The Department for Culture, Media and Sport is investigating whether Lincolnshire County Council is providing a “comprehensive and efficient” library service.
The investigation – a preliminary step to enable the Culture Secretary Sajid Javid to decide whether a local inquiry is necessary - follows a complaint by Maurice Nauta, the retired chief librarian of the county's library service, who wrote to the DCMS on behalf of the Save Lincolnshire Libraries’ campaign, objecting to the proposed changes to Lincolnshire’s public library provision.
Campaigners against cuts to Lincolnshire’s libraries won a judicial review last year, in which Mr Justice Collins found that the council’s process leading up to the decision to cut library services was “flawed”, because the authority failed to consult properly and to consider an application by a charitable organisation that put forward plans to run some libraries.
The council was forced to go back to the drawing board, and earlier this year put forward plans to provide 15 major libraries plus up to 40 community-run hubs – the same proposals that were previously quashed by the High Court.
The changes were approved by Lincolnshire County Council’s executive this month, with the council saying that it will seek an external organisation to potentially deliver library services on its behalf, including the support for the community hubs.
On February 13th Keira Shaw, head of libraries at the Department for Culture, Media and Sport, confirmed in a letter to Nauta that his objection to the proposed changes to the public library service provision in Lincolnshire was being treated as a formal complaint.
The Secretary of State can intervene if he feels a local authority is failing to carry out its duty under the Public Libraries and Museums Act, following a local inquiry. However under the current Conservative government no local inquiries have been instigated, despite repeated requests from hard-pressed campaigners in locations including Bolton, Lewisham and the Isle of White.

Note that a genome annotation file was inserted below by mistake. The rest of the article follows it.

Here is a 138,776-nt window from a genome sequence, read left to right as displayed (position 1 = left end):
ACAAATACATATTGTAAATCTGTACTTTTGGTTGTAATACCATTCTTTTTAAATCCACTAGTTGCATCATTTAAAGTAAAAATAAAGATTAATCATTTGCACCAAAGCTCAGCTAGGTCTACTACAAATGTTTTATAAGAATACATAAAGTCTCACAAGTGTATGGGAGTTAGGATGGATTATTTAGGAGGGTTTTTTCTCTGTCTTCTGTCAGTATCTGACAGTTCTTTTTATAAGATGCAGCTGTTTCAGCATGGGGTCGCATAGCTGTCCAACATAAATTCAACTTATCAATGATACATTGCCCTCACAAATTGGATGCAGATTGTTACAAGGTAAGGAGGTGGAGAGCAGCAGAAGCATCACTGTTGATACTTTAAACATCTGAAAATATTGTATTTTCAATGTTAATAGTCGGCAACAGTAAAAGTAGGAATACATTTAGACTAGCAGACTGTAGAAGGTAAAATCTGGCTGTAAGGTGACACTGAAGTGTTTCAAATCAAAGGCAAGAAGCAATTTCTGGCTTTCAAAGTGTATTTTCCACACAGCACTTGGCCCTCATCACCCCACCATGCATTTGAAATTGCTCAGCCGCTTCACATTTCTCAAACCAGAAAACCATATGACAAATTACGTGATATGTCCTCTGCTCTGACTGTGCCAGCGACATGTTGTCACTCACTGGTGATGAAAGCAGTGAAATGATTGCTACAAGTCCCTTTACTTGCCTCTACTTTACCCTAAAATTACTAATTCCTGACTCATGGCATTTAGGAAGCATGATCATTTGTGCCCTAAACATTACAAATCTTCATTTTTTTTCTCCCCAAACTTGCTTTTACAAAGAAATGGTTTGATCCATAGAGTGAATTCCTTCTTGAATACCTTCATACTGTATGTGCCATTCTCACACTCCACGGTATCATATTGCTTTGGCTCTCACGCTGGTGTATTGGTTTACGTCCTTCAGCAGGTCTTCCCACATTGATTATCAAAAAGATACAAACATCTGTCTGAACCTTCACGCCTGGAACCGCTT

The most recent library inquiry was in Wirral, instigated by Labour culture secretary Andy Burnham in 2009.
The DCMS will write to Lincolnshire County Council to inform them of the complaint, and will make a request for information and “clarification on relevant issues relating to their duty under the Act to deliver a ‘comprehensive and efficient’ library service”.
There is no timetable for investigation of the complaint.
Nauta said: “I am delighted that the Minister has decided to treat my letter as a formal complaint in accordance with Section 10 of the Public Library and Museums Act 1964. I have not had chance to discuss this development with any colleagues within the Save Lincolnshire Library Campaign, but as soon as that discussion has taken place, we will give our full response as soon as possible.”
Jonathan Platt, county libraries and heritage manager at Lincolnshire County Council, told The Bookseller: "We've kept the DCMS informed of our plans throughout the decision-making process, and will, of course, provide them with any further information they require. We're confident that our proposed model meets our legal duties, and in July 2014 a judge concluded that the model developed by the council complied with the Public Libraries and Museums Act 1964 and the Equality Act 2010."